d. a prescribed interval other than daily or phase
e. Unscheduled events required as the result of a specific overlimit condition, or as a result of circumstances or events which create an administrative requirement for an inspection
c. provide for replenishment of fuel, oil, and other consumables expended during flight
AIRCRAFT INSPECTIONs
Phase Inspection
a. divides total scheduled maintenance requirement into small packages or phases of approximately the same work content.
b. inspection of a specific area of an aircraft
c. performed at time a reporting custodian accepts a newly assigned aircraft
d. performed at time reporting custodian transfers an aircraft, including a transfer for other major D-level rework.
e. a D-level evaluation of aircraft general material condition - performed by a certifie ASPA evaluator
a. divides total scheduled maintenance requirement into small packages or phases of approximately the same work content.
AIRCRAFT INSPECTIONs
ASPA Evaluation
a. divides total scheduled maintenance requirement into small packages or phases of approximately the same work content.
b. inspection of a specific area of an aircraft
c. performed at time a reporting custodian accepts a newly assigned aircraft
d. performed at time reporting custodian transfers an aircraft, including a transfer for other major D-level rework.
e. a D-level evaluation of aircraft general material condition - performed by a certifie ASPA evaluator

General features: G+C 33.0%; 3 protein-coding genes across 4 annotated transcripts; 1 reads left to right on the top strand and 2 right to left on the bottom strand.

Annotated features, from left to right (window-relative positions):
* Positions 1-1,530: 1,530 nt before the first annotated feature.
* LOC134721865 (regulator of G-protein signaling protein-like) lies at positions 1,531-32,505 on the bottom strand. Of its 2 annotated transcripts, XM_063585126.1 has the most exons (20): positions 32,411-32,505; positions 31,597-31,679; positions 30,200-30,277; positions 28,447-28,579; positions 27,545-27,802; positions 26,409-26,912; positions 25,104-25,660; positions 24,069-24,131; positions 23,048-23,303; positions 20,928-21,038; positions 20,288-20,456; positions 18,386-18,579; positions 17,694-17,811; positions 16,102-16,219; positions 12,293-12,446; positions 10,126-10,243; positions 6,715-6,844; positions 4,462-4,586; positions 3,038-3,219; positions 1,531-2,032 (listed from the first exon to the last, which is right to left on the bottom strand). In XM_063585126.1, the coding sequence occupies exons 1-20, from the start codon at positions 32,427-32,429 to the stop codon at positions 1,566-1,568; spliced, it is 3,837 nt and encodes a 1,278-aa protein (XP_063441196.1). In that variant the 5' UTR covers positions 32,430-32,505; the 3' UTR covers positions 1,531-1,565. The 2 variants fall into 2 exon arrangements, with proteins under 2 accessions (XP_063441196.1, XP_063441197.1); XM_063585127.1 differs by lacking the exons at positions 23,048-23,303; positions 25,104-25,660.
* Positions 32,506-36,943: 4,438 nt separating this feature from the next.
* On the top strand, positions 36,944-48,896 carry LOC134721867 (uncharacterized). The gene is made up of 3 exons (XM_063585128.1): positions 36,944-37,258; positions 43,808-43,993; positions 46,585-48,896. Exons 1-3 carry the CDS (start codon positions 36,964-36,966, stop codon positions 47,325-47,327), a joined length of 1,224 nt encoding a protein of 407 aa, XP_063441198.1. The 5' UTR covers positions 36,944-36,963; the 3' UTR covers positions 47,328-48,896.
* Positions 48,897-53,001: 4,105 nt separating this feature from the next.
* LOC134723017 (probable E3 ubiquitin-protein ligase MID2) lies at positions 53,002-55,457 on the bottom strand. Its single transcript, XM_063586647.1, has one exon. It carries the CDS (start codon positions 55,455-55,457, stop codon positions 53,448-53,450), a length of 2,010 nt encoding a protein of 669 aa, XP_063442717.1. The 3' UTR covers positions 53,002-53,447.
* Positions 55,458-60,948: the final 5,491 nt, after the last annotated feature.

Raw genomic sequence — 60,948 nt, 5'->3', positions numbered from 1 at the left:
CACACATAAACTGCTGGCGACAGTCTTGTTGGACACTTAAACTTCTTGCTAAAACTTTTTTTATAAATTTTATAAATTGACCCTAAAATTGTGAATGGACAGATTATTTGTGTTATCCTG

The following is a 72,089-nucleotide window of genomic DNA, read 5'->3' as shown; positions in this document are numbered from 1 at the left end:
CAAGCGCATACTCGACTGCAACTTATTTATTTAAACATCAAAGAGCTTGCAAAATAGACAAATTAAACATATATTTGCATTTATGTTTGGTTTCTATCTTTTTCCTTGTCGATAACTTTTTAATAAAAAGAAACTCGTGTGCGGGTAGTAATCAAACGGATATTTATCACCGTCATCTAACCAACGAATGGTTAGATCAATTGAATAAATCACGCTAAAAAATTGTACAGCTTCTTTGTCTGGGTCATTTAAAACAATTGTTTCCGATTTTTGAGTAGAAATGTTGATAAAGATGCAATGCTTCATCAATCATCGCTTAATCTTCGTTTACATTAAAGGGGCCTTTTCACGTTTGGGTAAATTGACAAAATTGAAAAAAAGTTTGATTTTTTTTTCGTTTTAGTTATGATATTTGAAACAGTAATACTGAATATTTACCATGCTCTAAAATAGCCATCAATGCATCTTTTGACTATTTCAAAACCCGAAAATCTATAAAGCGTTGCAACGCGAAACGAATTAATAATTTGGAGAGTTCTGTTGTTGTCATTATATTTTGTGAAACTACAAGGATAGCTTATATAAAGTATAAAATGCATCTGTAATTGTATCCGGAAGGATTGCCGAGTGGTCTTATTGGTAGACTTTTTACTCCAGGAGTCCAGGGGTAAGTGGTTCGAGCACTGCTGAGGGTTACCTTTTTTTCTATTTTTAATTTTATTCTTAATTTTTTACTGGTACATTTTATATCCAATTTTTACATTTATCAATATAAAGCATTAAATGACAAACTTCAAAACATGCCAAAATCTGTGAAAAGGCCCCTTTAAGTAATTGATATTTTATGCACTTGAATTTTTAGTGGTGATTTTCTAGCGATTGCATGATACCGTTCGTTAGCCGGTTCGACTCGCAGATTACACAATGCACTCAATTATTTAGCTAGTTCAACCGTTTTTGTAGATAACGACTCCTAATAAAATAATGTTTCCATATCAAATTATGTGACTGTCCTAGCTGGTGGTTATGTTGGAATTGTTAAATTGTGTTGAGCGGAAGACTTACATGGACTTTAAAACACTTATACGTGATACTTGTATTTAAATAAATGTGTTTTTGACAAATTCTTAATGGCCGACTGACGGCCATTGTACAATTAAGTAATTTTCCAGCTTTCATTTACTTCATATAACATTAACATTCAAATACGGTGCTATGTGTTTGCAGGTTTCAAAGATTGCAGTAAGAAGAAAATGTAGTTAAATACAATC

e. a D-level evaluation of aircraft general material condition - performed by a certifie ASPA evaluator
AIRCRAFT INSPECTIONs
Transfer Inspection
a. divides total scheduled maintenance requirement into small packages or phases of approximately the same work content.
b. inspection of a specific area of an aircraft
c. performed at time a reporting custodian accepts a newly assigned aircraft
d. performed at time reporting custodian transfers an aircraft, including a transfer for other major D-level rework.
e. a D-level evaluation of aircraft general material condition - performed by a certifie ASPA evaluator
d. performed at time reporting custodian transfers an aircraft, including a transfer for other major D-level rework.
AIRCRAFT INSPECTIONs
Zonal Inspection
a. divides total scheduled maintenance requirement into small packages or phases of approximately the same work content.
b. inspection of a specific area of an aircraft
c. performed at time a reporting custodian accepts a newly assigned aircraft
d. performed at time reporting custodian transfers an aircraft, including a transfer for other major D-level rework.
e. a D-level evaluation of aircraft general material condition - performed by a certifie ASPA evaluator
b. inspection of a specific area of an aircraft
AIRCRAFT INSPECTIONs
Acceptance Inspection
a. divides total scheduled maintenance requirement into small packages or phases of approximately the same work content.
b. inspection of a specific area of an aircraft
c. performed at time a reporting custodian accepts a newly assigned aircraft
d. performed at time reporting custodian transfers an aircraft, including a transfer for other major D-level rework.
e. a D-level evaluation of aircraft general material condition - performed by a certifie ASPA evaluator
c. performed at time a reporting custodian accepts a newly assigned aircraft
The following ASPA discrepancy definitions are a subclass of the more general DEFECT definitions
Defect, Critical -
a. a defect that does not materially reduce the use of the unit or part for its intended purpose
b. A defect that constitutes a hazard to airworthiness